Passport to Texas from Texas Parks and Wildlife
Longtime caver, Rae Nadler-Olenick, stopped by our office recently to offer advice to beginning cavers.
The first step is to find some other cavers, because cavers are very helpful and generous in getting new cavers started.
Always go caving with a buddy, wear a hardhat, and bring three sources of light. Don’t forget water and snacks. Oh, and dress appropriately.
I would recommend the layered approach. There are various kinds of silks and different kinds of underwear, and just all different things. I dress in layers. If I expect to be cold, I might use a thermal undershirt, and then stack some t-shirts, a flannel shirt, a sweatshirt. As far as the layers are concerned, I like to wear things that can be easily tied around the waste.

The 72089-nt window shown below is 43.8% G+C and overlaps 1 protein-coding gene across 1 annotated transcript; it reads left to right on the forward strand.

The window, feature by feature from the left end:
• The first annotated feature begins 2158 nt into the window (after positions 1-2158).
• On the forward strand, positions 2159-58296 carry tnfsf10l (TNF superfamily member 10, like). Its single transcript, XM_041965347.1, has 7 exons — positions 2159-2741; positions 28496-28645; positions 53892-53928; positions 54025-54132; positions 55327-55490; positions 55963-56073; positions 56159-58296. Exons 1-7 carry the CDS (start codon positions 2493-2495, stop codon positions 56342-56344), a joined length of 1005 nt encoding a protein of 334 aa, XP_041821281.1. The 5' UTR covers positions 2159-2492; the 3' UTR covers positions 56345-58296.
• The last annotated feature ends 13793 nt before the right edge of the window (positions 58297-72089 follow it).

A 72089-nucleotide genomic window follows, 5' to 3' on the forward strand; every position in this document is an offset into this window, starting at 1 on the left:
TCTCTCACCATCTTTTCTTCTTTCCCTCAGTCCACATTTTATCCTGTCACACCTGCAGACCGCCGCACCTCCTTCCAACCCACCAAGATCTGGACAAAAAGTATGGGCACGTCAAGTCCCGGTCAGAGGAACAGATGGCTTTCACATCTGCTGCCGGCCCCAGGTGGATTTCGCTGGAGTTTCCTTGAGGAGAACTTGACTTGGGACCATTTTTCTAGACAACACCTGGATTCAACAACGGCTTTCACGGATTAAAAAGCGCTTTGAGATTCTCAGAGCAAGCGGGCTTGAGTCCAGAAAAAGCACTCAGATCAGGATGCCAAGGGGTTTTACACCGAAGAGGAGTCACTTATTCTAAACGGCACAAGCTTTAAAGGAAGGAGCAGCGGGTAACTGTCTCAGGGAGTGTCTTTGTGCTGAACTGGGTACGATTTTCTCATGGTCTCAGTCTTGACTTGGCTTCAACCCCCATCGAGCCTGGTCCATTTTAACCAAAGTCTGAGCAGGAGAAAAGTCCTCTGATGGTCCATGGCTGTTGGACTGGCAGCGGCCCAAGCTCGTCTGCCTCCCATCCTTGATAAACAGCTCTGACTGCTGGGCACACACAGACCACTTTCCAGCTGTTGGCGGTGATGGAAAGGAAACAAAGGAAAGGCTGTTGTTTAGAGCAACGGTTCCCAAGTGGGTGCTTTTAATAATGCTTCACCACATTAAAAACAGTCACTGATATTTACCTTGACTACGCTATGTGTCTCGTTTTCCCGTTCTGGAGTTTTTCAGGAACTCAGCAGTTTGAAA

Caving is a physically and mentally demanding sport; you have to think on your feet even when you’re crawling on your belly.
A lot of people in the Austin area get introduced to caving through Airman’s cave, which is an uncomfortable stoop walk much of the distance. And you’re always hearing of people getting stuck in that cave for awhile, but you don’t hear of anyone getting hurt of killed in it.
We have a list of caving groups at passporttotexas.org. (see below)
That’s our show…For Texas Parks and Wildlife…I’m Cecilia Nasti.
Aggie Speleological Society
Dallas/Ft. Worth Grotto
Greater Houston Grotto
Lubbock Area Grotto
North East Texas Cavers
Permian Basin Speleological Society
Underground Texas Grotto